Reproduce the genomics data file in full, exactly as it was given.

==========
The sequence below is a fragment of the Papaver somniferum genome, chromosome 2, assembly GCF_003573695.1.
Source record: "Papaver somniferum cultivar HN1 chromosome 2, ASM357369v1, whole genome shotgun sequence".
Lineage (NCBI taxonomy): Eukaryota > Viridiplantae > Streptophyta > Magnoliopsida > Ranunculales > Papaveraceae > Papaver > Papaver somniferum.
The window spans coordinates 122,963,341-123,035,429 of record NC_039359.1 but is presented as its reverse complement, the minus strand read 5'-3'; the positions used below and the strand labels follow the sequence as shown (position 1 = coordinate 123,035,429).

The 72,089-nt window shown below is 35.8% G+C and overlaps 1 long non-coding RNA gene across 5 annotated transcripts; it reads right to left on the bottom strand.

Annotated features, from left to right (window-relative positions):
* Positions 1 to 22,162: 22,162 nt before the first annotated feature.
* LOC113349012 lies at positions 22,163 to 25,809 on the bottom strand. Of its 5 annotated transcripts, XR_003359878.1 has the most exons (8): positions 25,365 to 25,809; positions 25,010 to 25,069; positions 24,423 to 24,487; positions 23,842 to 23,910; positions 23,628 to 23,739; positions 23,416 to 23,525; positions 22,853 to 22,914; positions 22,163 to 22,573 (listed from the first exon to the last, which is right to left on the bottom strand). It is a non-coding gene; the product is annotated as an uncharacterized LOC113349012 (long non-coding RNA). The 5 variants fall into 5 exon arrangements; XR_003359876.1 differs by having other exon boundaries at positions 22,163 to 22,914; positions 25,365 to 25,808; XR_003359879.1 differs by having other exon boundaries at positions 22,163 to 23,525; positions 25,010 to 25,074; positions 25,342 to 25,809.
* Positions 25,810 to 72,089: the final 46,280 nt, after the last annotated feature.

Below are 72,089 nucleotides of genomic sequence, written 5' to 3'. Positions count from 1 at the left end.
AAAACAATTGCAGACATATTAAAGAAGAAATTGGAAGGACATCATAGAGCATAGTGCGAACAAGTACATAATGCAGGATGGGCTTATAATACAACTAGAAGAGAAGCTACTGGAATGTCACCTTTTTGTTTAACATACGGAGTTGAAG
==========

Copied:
The sequence below is a fragment of the Papaver somniferum genome, chromosome 2, assembly GCF_003573695.1.
Source record: "Papaver somniferum cultivar HN1 chromosome 2, ASM357369v1, whole genome shotgun sequence".
Lineage (NCBI taxonomy): Eukaryota > Viridiplantae > Streptophyta > Magnoliopsida > Ranunculales > Papaveraceae > Papaver > Papaver somniferum.
The window spans coordinates 122,963,341-123,035,429 of record NC_039359.1 but is presented as its reverse complement, the minus strand read 5'-3'; the positions used below and the strand labels follow the sequence as shown (position 1 = coordinate 123,035,429).

The 72,089-nt window shown below is 35.8% G+C and overlaps 1 long non-coding RNA gene across 5 annotated transcripts; it reads right to left on the bottom strand.

Annotated features, from left to right (window-relative positions):
* Positions 1 to 22,162: 22,162 nt before the first annotated feature.
* LOC113349012 lies at positions 22,163 to 25,809 on the bottom strand. Of its 5 annotated transcripts, XR_003359878.1 has the most exons (8): positions 25,365 to 25,809; positions 25,010 to 25,069; positions 24,423 to 24,487; positions 23,842 to 23,910; positions 23,628 to 23,739; positions 23,416 to 23,525; positions 22,853 to 22,914; positions 22,163 to 22,573 (listed from the first exon to the last, which is right to left on the bottom strand). It is a non-coding gene; the product is annotated as an uncharacterized LOC113349012 (long non-coding RNA). The 5 variants fall into 5 exon arrangements; XR_003359876.1 differs by having other exon boundaries at positions 22,163 to 22,914; positions 25,365 to 25,808; XR_003359879.1 differs by having other exon boundaries at positions 22,163 to 23,525; positions 25,010 to 25,074; positions 25,342 to 25,809.
* Positions 25,810 to 72,089: the final 46,280 nt, after the last annotated feature.

Below are 72,089 nucleotides of genomic sequence, written 5' to 3'. Positions count from 1 at the left end.
AAAACAATTGCAGACATATTAAAGAAGAAATTGGAAGGACATCATAGAGCATAGTGCGAACAAGTACATAATGCAGGATGGGCTTATAATACAACTAGAAGAGAAGCTACTGGAATGTCACCTTTTTGTTTAACATACGGAGTTGAAG